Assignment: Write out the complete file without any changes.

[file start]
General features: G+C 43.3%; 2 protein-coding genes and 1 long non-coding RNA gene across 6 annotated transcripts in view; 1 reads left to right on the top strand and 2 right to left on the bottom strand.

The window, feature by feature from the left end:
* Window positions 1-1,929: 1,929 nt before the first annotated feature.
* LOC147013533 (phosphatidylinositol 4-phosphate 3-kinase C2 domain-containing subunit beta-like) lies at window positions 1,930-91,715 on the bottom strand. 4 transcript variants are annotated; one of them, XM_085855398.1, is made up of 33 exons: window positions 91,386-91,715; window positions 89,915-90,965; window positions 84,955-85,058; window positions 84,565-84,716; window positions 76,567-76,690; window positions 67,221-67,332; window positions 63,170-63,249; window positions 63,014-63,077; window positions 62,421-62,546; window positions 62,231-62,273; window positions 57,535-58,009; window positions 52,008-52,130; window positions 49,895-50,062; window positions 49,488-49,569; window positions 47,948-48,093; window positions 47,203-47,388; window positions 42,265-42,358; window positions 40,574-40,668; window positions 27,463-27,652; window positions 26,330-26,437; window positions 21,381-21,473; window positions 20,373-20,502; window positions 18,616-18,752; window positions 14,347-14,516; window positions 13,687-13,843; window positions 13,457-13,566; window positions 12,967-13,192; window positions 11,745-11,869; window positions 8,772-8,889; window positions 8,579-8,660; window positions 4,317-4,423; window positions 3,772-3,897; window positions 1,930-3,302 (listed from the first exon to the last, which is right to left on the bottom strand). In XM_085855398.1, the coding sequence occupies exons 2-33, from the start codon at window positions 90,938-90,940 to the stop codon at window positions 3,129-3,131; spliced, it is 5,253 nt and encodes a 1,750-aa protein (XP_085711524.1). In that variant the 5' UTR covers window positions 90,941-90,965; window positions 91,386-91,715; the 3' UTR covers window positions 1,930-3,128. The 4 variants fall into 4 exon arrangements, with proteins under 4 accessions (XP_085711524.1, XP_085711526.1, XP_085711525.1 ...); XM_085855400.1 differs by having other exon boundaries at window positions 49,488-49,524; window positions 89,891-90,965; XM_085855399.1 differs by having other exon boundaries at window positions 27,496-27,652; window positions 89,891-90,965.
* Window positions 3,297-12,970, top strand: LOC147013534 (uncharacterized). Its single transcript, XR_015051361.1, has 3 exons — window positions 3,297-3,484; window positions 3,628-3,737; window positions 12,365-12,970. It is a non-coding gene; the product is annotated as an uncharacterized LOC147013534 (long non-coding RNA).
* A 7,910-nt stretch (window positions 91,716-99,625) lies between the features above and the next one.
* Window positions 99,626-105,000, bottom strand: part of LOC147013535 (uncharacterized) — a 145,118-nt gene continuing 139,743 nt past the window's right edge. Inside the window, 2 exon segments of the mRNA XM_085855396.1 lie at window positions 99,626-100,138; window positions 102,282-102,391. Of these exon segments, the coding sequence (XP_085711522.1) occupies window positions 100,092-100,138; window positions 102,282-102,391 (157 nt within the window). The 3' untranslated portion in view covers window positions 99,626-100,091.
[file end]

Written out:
General features: G+C 43.3%; 2 protein-coding genes and 1 long non-coding RNA gene across 6 annotated transcripts in view; 1 reads left to right on the top strand and 2 right to left on the bottom strand.

The window, feature by feature from the left end:
* Window positions 1-1,929: 1,929 nt before the first annotated feature.
* LOC147013533 (phosphatidylinositol 4-phosphate 3-kinase C2 domain-containing subunit beta-like) lies at window positions 1,930-91,715 on the bottom strand. 4 transcript variants are annotated; one of them, XM_085855398.1, is made up of 33 exons: window positions 91,386-91,715; window positions 89,915-90,965; window positions 84,955-85,058; window positions 84,565-84,716; window positions 76,567-76,690; window positions 67,221-67,332; window positions 63,170-63,249; window positions 63,014-63,077; window positions 62,421-62,546; window positions 62,231-62,273; window positions 57,535-58,009; window positions 52,008-52,130; window positions 49,895-50,062; window positions 49,488-49,569; window positions 47,948-48,093; window positions 47,203-47,388; window positions 42,265-42,358; window positions 40,574-40,668; window positions 27,463-27,652; window positions 26,330-26,437; window positions 21,381-21,473; window positions 20,373-20,502; window positions 18,616-18,752; window positions 14,347-14,516; window positions 13,687-13,843; window positions 13,457-13,566; window positions 12,967-13,192; window positions 11,745-11,869; window positions 8,772-8,889; window positions 8,579-8,660; window positions 4,317-4,423; window positions 3,772-3,897; window positions 1,930-3,302 (listed from the first exon to the last, which is right to left on the bottom strand). In XM_085855398.1, the coding sequence occupies exons 2-33, from the start codon at window positions 90,938-90,940 to the stop codon at window positions 3,129-3,131; spliced, it is 5,253 nt and encodes a 1,750-aa protein (XP_085711524.1). In that variant the 5' UTR covers window positions 90,941-90,965; window positions 91,386-91,715; the 3' UTR covers window positions 1,930-3,128. The 4 variants fall into 4 exon arrangements, with proteins under 4 accessions (XP_085711524.1, XP_085711526.1, XP_085711525.1 ...); XM_085855400.1 differs by having other exon boundaries at window positions 49,488-49,524; window positions 89,891-90,965; XM_085855399.1 differs by having other exon boundaries at window positions 27,496-27,652; window positions 89,891-90,965.
* Window positions 3,297-12,970, top strand: LOC147013534 (uncharacterized). Its single transcript, XR_015051361.1, has 3 exons — window positions 3,297-3,484; window positions 3,628-3,737; window positions 12,365-12,970. It is a non-coding gene; the product is annotated as an uncharacterized LOC147013534 (long non-coding RNA).
* A 7,910-nt stretch (window positions 91,716-99,625) lies between the features above and the next one.
* Window positions 99,626-105,000, bottom strand: part of LOC147013535 (uncharacterized) — a 145,118-nt gene continuing 139,743 nt past the window's right edge. Inside the window, 2 exon segments of the mRNA XM_085855396.1 lie at window positions 99,626-100,138; window positions 102,282-102,391. Of these exon segments, the coding sequence (XP_085711522.1) occupies window positions 100,092-100,138; window positions 102,282-102,391 (157 nt within the window). The 3' untranslated portion in view covers window positions 99,626-100,091.